White vinegar is your friend, especially if you play college sports, work out regularly or are on a budget. It flushes out odors and softens laundry, plus a little bit goes a long way. You'll have no need for fabric softener, which contains synthetic fragrances made from harmful ingredients. Distilled white vinegar, reusable dryer balls and essential oil are much better alternatives. 💯
Beware of high-touch surfaces. In shared laundry facilities, door handles, buttons, knobs, carts, tables and other surfaces are constantly being touched by people going in and out of the room. Wash your hands often or sanitize if you can't wash them.
Be courteous to your neighbors. Set a timer so that you can remove loads immediately. Inspect drums after unloading and clean out dryer lint traps when you're done. Try not to hog the machines and folding tables during peak laundry hours. And don't forget to clean up after yourself! Even if there's janitorial staff, you should always do your part to keep shared spaces tidy.
Be a good roommate. Keep your dirty laundry under control—that means not letting it pile up and stink up your dorm room! Sort and fold while your roommate is in class so that you're not taking up too much shared space, and give a heads-up before setting up a drying rack in a cramped room. You can even offer to wash shared items like washable doormats or fabric decorations.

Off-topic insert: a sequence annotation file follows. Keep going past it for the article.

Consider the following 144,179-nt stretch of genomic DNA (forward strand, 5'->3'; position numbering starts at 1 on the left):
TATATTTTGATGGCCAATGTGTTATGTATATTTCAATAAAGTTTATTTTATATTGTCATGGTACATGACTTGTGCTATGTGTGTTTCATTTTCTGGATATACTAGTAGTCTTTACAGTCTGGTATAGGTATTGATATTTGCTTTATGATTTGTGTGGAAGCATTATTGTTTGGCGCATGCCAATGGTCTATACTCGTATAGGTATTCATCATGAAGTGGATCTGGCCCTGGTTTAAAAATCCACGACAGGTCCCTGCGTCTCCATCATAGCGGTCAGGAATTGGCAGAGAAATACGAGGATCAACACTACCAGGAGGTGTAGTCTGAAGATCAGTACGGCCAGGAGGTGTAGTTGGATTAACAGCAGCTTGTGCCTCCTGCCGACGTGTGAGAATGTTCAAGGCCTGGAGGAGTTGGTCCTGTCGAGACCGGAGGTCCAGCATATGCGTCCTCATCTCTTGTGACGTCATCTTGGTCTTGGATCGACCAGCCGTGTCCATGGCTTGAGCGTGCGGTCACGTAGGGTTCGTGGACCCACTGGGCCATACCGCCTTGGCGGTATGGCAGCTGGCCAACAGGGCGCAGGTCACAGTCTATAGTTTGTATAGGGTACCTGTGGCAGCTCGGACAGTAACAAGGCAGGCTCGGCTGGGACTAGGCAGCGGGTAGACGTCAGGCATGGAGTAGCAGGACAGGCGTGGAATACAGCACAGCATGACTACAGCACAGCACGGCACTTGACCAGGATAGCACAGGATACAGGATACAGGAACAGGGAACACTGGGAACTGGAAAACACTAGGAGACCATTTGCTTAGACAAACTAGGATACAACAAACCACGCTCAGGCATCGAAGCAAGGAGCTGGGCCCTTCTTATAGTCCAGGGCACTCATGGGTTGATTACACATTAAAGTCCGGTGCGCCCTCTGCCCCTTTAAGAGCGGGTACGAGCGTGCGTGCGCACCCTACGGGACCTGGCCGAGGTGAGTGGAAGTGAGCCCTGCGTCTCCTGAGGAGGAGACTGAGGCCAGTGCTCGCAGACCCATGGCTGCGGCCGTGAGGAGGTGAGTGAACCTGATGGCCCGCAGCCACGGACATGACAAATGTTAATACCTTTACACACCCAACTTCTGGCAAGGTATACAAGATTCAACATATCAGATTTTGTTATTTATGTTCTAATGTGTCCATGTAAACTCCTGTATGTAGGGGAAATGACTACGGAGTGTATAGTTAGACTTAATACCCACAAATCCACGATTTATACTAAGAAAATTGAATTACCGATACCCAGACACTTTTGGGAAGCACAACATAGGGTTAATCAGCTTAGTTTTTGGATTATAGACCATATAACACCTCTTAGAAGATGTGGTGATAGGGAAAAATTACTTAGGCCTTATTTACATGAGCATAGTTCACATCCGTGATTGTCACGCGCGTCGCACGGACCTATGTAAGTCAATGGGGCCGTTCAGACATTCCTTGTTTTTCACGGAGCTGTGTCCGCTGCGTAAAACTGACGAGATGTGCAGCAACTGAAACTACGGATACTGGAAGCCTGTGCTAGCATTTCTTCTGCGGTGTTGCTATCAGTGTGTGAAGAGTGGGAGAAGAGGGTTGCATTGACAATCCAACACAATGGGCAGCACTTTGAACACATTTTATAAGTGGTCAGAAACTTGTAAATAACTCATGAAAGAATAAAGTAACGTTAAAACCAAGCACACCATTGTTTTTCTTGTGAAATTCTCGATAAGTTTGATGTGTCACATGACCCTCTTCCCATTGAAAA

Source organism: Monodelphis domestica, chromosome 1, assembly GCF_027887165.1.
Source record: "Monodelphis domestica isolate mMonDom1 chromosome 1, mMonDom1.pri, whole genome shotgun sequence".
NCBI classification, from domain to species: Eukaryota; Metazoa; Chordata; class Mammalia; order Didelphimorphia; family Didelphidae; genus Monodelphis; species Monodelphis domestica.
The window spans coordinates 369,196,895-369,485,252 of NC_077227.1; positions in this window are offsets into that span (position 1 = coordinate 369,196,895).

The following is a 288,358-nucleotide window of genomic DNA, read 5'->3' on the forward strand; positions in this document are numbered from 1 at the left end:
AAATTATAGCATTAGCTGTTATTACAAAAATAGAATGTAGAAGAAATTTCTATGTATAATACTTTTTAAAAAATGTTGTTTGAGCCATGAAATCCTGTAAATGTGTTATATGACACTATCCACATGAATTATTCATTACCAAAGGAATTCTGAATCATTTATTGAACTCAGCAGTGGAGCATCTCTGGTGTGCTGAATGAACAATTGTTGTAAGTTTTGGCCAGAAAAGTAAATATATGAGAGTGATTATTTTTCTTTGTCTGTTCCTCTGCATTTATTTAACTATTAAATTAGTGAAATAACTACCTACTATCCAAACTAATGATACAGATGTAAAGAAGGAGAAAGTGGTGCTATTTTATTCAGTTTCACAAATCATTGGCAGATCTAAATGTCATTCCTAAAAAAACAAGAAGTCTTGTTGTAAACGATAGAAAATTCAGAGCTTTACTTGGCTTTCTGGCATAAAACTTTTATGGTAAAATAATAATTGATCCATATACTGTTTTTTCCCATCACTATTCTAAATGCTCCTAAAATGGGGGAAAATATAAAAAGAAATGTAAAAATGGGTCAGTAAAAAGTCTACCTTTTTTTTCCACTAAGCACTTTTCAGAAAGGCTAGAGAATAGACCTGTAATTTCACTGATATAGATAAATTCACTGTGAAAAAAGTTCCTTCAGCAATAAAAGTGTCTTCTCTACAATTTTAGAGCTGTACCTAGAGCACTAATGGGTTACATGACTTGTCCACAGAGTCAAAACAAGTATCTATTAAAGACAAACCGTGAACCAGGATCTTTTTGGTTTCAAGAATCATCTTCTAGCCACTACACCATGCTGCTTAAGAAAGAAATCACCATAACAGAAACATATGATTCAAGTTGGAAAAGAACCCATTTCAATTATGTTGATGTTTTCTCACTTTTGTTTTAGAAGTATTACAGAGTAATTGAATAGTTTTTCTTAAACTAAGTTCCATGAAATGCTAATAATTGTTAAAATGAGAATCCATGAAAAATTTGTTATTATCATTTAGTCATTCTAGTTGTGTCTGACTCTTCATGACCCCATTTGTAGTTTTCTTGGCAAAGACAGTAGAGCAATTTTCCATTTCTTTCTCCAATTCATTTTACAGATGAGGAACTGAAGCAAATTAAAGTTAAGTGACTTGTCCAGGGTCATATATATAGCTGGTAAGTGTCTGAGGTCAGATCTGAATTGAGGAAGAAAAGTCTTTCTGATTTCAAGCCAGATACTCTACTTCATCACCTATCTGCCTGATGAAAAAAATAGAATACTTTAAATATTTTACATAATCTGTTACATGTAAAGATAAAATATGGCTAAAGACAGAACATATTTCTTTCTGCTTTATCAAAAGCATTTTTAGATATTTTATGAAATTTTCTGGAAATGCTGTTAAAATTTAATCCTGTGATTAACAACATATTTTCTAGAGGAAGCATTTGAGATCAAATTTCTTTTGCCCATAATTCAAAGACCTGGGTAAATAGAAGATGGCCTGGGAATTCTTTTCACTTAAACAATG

Laundry requires time and effort, but you have to pencil it in regularly! Think of it like a class or a work shift that you have to be at. If you want, you can listen to a podcast or watch an episode of a show while washing or folding. During finals week, you can revisit class notes while doing laundry. Just remember that if you don't do your laundry, nobody else will!
Now that you know what to expect, here are some things you can bring to keep your laundry life in check on campus:
✅ Bring clothes that are easy to care for
Ideally, these pieces can be machine washed and dried without much hassle. You can bring delicate items too, but know that they'll be more challenging to hand wash and air dry in shared spaces.